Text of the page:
- Chapter 23.1: estate
- Chapter 23.2: Great Fear
- Chapter 23.3: guillotine
- Chapter 23.4: Maximilien Robespierre
- Chapter 23.5: coup dtat
- Chapter 23.6: Napoleonic Code
- Chapter 23.7: Waterloo
- Chapter 23.8: Congress of Vienna
- Chapter 23.9: Why were the members of the Third Estate dissatisfied with their wa...
- Chapter 23.10: Why was the fall of the Bastille important to the French people?
- Chapter 23.11: What political reforms resulted from the French Revolution?
- Chapter 23.12: What was the Reign of Terror, and how did it end?
- Chapter 23.13: What reforms did Napoleon introduce?
- Chapter 23.14: What steps did Napoleon take to create an empire in Europe?
- Chapter 23.15: What factors led to Napoleons defeat in Russia?
- Chapter 23.16: Why were the European allies able to defeat Napoleon in 1814 and ag...
- Chapter 23.17: What were Metternichs three goals at the Congress of Vienna?
- Chapter 23.18: How did the Congress of Vienna ensure peace in Europe?
Solutions for Chapter Chapter 23: The French Revolution and Napoleon, 17891815
Full solutions for World History: Patterns of Interaction | 1st Edition
the proposition that if private parties can bargain without cost over the allocation of resources, they can solve the problem of externalities on their own
two goods for which an increase in the price of one leads to a decrease in the demand for the other
the failure of majority rule to produce transitive preferences for society
a tax designed to induce private decision makers to take account of the social costs that arise from a negative externality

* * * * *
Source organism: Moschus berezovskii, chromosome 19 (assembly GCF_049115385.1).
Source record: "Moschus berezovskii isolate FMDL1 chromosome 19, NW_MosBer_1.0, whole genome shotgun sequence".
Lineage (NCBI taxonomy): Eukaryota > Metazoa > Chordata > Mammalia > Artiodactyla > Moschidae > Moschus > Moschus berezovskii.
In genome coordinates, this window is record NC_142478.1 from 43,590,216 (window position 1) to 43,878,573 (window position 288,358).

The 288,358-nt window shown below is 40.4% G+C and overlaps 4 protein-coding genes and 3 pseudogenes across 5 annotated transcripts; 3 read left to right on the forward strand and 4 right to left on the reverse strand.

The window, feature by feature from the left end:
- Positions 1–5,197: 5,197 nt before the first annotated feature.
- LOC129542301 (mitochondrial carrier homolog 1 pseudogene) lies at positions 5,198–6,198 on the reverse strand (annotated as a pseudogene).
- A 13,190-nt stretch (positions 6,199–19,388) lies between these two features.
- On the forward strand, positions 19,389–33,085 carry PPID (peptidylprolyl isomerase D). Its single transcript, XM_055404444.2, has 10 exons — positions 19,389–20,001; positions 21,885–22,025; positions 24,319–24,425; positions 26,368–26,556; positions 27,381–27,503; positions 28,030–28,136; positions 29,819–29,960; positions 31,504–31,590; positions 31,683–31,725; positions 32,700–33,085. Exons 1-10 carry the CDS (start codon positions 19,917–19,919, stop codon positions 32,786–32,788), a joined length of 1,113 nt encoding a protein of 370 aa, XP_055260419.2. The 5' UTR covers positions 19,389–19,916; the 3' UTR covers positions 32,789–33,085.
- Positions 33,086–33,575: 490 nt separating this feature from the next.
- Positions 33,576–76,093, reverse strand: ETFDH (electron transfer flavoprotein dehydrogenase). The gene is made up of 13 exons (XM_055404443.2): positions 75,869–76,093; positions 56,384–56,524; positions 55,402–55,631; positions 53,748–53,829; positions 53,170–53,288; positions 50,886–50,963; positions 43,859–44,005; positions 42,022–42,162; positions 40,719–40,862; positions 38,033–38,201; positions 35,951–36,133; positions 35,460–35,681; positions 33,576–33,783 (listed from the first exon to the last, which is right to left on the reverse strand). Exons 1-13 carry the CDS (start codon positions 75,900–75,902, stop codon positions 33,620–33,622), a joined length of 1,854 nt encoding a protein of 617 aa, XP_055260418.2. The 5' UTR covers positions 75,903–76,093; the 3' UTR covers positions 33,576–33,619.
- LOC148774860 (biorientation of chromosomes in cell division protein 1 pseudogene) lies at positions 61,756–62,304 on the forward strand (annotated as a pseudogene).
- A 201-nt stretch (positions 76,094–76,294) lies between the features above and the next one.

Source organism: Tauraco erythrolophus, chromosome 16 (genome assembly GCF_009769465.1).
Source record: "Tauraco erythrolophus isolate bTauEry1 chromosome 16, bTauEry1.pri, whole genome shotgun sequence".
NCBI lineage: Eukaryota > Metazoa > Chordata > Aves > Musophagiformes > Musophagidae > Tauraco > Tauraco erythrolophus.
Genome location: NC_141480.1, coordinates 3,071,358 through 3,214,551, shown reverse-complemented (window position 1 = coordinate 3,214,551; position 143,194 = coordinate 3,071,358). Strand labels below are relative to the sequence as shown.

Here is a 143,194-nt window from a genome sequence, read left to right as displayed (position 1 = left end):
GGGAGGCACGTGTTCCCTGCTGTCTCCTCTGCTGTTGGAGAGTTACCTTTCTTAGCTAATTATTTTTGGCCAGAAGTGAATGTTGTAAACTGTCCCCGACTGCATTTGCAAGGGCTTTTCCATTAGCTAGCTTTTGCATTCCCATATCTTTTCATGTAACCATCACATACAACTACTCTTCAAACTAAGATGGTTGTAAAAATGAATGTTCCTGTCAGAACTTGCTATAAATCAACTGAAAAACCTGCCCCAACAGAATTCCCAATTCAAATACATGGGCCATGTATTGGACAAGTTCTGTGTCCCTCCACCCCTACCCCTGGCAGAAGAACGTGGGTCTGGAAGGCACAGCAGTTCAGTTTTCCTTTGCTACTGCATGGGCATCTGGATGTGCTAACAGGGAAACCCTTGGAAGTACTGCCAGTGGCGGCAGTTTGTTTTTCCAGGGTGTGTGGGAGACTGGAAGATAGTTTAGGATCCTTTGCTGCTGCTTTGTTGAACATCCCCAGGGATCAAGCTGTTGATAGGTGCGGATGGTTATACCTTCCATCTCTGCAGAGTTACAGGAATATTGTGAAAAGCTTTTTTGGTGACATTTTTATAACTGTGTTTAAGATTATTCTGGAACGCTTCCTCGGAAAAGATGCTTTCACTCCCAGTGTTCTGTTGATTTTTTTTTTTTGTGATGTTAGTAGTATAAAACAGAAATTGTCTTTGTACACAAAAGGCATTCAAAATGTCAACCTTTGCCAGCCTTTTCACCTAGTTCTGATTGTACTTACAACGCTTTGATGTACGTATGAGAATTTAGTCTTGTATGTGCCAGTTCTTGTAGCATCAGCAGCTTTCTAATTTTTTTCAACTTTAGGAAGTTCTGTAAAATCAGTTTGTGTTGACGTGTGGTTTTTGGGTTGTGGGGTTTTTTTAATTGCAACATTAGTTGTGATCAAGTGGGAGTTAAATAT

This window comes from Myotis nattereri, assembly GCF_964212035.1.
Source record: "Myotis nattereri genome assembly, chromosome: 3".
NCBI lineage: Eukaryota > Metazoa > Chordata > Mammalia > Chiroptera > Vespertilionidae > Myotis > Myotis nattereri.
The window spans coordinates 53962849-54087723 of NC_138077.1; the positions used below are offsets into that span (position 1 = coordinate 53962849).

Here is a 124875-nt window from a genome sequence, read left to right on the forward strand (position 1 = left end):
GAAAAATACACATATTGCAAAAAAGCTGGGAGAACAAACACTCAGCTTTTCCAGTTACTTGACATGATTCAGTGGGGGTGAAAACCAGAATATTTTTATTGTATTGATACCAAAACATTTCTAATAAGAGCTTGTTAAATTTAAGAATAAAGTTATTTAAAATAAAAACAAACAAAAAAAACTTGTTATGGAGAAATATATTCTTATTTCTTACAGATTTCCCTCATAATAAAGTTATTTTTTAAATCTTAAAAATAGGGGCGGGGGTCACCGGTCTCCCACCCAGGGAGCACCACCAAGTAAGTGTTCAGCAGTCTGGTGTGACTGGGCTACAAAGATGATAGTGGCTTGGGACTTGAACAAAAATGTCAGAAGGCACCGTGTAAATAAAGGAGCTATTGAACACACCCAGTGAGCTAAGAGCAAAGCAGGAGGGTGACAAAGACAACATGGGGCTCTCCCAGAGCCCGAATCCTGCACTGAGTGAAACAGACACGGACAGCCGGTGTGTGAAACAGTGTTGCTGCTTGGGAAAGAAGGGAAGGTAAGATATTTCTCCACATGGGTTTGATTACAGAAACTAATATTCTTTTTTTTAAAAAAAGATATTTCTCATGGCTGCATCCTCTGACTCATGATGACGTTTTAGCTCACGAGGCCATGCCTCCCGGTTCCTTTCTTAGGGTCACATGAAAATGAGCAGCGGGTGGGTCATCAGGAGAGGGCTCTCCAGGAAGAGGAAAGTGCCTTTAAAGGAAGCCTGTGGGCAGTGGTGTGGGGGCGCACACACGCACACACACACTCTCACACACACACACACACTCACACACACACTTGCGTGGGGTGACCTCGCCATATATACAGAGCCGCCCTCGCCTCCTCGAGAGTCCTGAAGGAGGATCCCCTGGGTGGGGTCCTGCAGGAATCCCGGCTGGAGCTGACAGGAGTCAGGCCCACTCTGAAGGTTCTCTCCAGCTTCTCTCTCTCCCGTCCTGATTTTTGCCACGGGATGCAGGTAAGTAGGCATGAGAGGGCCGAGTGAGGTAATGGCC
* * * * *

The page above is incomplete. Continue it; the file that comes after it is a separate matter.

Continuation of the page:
diseconomies of scal
the property whereby long-run average total cost rises as the quantity of output increases
total revenue minus total cost, including both explicit and implicit costs
a curve that shows consumption bundles that give the consumer the same level of satisfaction
a good for which, other things being equal, an increase in income leads to a decrease in demand
the use of borrowed money to supplement existing funds for purposes of investment
the regular pattern of income variation over a person’s life
a tax that is the same amount for every person
the increase in output that arises from an additional unit of input
a monopoly that arises because a single firm can supply a good or service to an entire market at a smaller cost than could two or more firms
the amount of money today that would be needed, using prevailing interest rates, to produce a given future amount of money
the amount a seller is paid for a good minus the seller’s cost of providing it
a theory of exchange rates whereby a unit of any given currency should be able to buy the same quantity of goods in all countries
the organized withdrawal of labor from a firm by a union
the costs that parties incur in the process of agreeing to and following through on a bargain
the political philosophy according to which the government should choose policies to maximize the total utility of everyone in society
the price of a good that prevails in the world market for that good